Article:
In this judgment, Mr Justice Cooke had to determine the comparative responsibility of placing and producing insurance brokers for failing to advise an insured to make a “block notification” of “circumstances that may give rise to a claim” against a backdrop of payment protection insurance (PPI) mis-selling. The Court’s decision is considered by Mark Cullen of 4 New Square.
The Claimant companies (collectively OFML) sold secured loans and PPI. OFML retained the Defendant (Oval) as its producing broker, who in turn retained Senior Wright Insurance Limited (Senior Wright) as the placing broker. For the period 31 October 2008 to 31 October 2009 OFML had a primary layer professional indemnity policy with a limit of £1.7 million with CNA Insurance Company Limited (CNA) and an excess layer policy with a limit of £3.3 million with Hiscox Insurance Company Limited (Hiscox). Both primary and excess policies were renewed for the policy year 2009/10.
During 2007 and 2008, the Financial Services Authority (FSA) indicated that it intended to target the sale of PPI. Throughout 2008 OFML was confident that it had adequate policies and procedures in place to meet the increasing allegations of PPI mis-selling. However, OFML’s confidence ultimately turned out to be misplaced.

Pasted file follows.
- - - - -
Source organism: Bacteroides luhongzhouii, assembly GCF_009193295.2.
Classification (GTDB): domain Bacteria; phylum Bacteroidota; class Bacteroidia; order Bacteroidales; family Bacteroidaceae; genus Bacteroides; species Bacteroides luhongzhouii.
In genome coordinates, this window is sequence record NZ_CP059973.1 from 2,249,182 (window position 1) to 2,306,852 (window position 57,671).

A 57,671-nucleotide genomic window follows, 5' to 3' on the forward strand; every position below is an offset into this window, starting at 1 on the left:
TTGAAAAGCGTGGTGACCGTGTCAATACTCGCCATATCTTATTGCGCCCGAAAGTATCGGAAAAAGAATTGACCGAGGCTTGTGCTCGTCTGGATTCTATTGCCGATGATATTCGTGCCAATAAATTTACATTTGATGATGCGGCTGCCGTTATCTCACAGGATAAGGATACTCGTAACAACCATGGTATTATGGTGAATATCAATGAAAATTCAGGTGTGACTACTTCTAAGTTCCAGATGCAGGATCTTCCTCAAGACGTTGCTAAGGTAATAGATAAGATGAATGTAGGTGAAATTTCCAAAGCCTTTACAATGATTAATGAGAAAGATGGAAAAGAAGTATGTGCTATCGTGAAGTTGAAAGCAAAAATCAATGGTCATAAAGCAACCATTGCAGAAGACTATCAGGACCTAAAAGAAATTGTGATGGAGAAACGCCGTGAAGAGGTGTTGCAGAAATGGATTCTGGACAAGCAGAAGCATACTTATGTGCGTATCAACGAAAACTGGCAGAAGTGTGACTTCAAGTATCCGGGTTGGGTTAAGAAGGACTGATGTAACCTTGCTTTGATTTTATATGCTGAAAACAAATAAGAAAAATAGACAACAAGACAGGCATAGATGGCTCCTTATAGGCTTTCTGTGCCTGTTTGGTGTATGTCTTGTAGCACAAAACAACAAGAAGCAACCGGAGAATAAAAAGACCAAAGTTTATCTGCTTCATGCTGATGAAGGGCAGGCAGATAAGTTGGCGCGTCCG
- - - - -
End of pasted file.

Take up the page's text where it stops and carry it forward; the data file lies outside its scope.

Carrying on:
In late 2008 the volume of claims relating to PPI mis-selling increased significantly and the Financial Ombudsman Service (FOS) began to find in favour of more and more complainants. By April 2009, adjudications were awaited from the FOS on 110-120 complaints in relation to OFML’s sales of PPI. In July 2009, 37 adjudications were received from FOS, all of which were adverse to OFML. The decisions revealed the same re-occurring complaints, broadly characterised as a failure to make proper oral disclosure of the terms of the policy or a failure to adopt appropriate selling practices for the sale of PPI.
On 29 September 2009, the FSA published a Consultation Paper on “The assessment and redress of Payment Protection Insurance complaints”, suggesting that firms selling PPI may be required to re-examine all claims for PPI mis-selling which had previously been rejected and which had not been referred to the FOS. Thereafter, and in the run up to the 2009 renewals, various discussions took place between OFML, Oval and Senior Wright in relation to the impact of the Consultation Paper, the problems with OFML’s practices and the claims position.
On 29 October 2009, Senior Wright made a limited notification of circumstances to Hiscox under the Hiscox 2008/2009 policy, in respect of the customer complaints which had already been made and rejected by OFML which were to be subject to further review by OFML (the Limited 2009 Notification). Senior Wright made the Limited 2009 Notification in light of information supplied to it by Oval, but without any prior discussion of the matter with Oval or with OFML.